Ranger Kathryn's Arches

June 10, 2013

Full-on summer, no respite

Filed under: Uncategorized — Kathryn Colestock-Burke @ 6:51 pm
Tags: , , , , ,

IMG_2098

Summer’s oven has been turned on; it reached 96 degrees today. Temperatures won’t cool until fall here in Canyonlands. My geology talk was delivered in that intense unimpeded brilliance and blazing glare that defines our park until the summer rains bring some respite in July.

Taking TWO ice-filled water bottles in my pack is the way to survive the 2.5 hours at the overlook. That air-conditioned government car taking me back to the visitor center is a much-anticipated cocoon of refreshment.

Those who aren’t cut out for the mostly-oppressive heat don’t last in this harsh environment. While I may not enjoy baking/melting inside my polyester-and-wool uniform, it’s all about attitude. When you sport that cool hat that keeps the sun off your face, that hat that makes visitors’ faces light up as they hail you with “Hey, Ranger!”, you can put up with a lot of discomfort.

+++++

Note: today’s skies don’t resemble the above photo. That was an unusual formation last month that caught my eye. Blue and cloudless is the norm in our 300 sunny days per year.

Advertisements

March 20, 2012

What does winter’s last day look like?

Filed under: Uncategorized — Kathryn Colestock-Burke @ 7:26 am
Tags: , , , , , , , , ,

During a break in the storm, mid-morning clouds dapple the desert near Buck Canyon.

Monday was the last day of winter, and a lingering Pacific storm brought meteorological extravagance to our park. I happened to be out in it, happened to have my camera, and happen to believe that Canyonlands’ beauty peaks during wild weather. See what you think.

Candlestick Tower (L) and Baby Half Dome (R) under a falling sky

Mists sweep into -- and out of -- the canyon depths. This phenomenon happens only infrequently and it is remarkable to watch.

February 16, 2012

Weather report through the eyes of an interpretive ranger

Filed under: Uncategorized — Kathryn Colestock-Burke @ 12:00 am
Tags: , , , , , , , ,

Morning inversion -- clouds surging up from Shafer Canyon, 8:15 a.m.

On the park radio channel each morning at 0930, after the daily weather report, the various districts in the area broadcast their weather information from the past 24 hours. This allows us to better direct visitors in their travels, as well as inform any staff working in the backcountry. You can imagine that normally it is a very businesslike script passing over the airwaves.

Yesterday I just couldn’t help myself. The breathtaking cloud inversion was begging for an interpretive shout-out. When it was my turn on the radio, I would normally have begun, “Good morning from the Island in the Sky. Yesterday’s high was…”   But there was nothing normal about what I was seeing outside my visitor center, so this is what all the districts (and headquarters!) heard: “Good morning from the Island in the Sky, where clouds are surging from the canyon depths and shrouding the mesa top in wispy splendor. Yesterday’s high was 45, low was 29…”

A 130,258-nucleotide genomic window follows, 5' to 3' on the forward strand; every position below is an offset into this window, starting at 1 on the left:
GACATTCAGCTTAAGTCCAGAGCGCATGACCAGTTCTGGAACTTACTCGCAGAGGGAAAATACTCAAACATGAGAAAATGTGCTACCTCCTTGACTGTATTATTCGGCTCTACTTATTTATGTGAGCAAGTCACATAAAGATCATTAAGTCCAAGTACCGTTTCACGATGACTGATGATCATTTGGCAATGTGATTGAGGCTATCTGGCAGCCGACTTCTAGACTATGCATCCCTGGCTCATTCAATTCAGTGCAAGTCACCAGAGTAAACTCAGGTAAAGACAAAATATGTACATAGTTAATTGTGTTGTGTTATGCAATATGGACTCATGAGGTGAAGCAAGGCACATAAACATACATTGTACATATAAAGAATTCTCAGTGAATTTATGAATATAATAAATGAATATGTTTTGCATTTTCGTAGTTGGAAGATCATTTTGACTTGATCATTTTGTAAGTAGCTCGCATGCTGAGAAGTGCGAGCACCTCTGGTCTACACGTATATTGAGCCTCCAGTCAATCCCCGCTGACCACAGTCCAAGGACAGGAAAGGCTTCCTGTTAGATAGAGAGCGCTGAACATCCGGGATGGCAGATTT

I felt like such a rebel. As far as I know, I didn’t get in trouble.

One other time I took a chance and reported in all seriousness that the forecast was brought to you by the adverbs ‘mostly’ and ‘partly,’ after which I read the three days of mostly sunny and partly cloudy NOAA forecast word for word as I usually do. I felt that that was grammatically interpretive and not too far out of line. My co-worker admitted he didn’t know those words were adverbs. I felt doubly useful.

Radio dispatchers abhor flippant or too-casual usage, so I am very careful. But just look at the accompanying photo and tell me that you wouldn’t have done the same.

January 31, 2012

Entrusted with weather data collection

Filed under: Uncategorized — Kathryn Colestock-Burke @ 7:32 pm
Tags: , , , , , , , , ,

Part of our humble weather station at Island in the Sky District

Every morning as I reach work, I peek into the eight-inch canister behind the visitor center. If any precipitation has fallen in the preceding 24 hours, it is measured exactly. Multiple measurements are taken in winter: new snow depth (measured on a white board swept clean daily), standing depth (measured on a stick secured in the ground), and new snow in the canister melted and measured to the nearest hundredth of an inch. Our digital temperature recording device marks highs and lows of the previous day. We note the hours during which weather events happened, any related observations (e.g., “snow squall with thunder clap,” or “wind blew tents down”), and oddities like hail or fog. Part of our morning procedures includes logging on to the National Weather Service data collection site and putting all our numbers safely into their system. I hope that gives meteorologists something interesting to study when storms are utterly absent.

This post was unnervingly monochromatic, requiring the addition of a recent sunset photo from my front door.

I must say that my favorite hand-written observation in the weather book last year was on October 25: “screaming double rainbow 4:37 pm.” Take that, National Weather Service!

March 7, 2010

Mists engulf The Windows

Filed under: 1 — Kathryn Colestock-Burke @ 10:48 pm
Tags: , , , ,

At the Garden of Eden; winter mists

As I drove northward to my next duty assignment, I spied a heavy blanket of mists swirling through and around The Windows. Putting pedal to the metal, I bee-lined it with my camera un-pouched and ready. The Windows section is our most surreal neighborhood in the park even in sunny weather, but I invite you to see what happens when winter rainstorms and humidity swirl through. Click on any photo to enlarge.

Drink water! Even in March! Ranger Kathryn demonstrates.

Rainbow, 5 pm, over my house

Turret Arch from Balanced Rock, in winter mists

Ham Rock

Garden of Eden; midday 3/7/10

Blog at WordPress.com.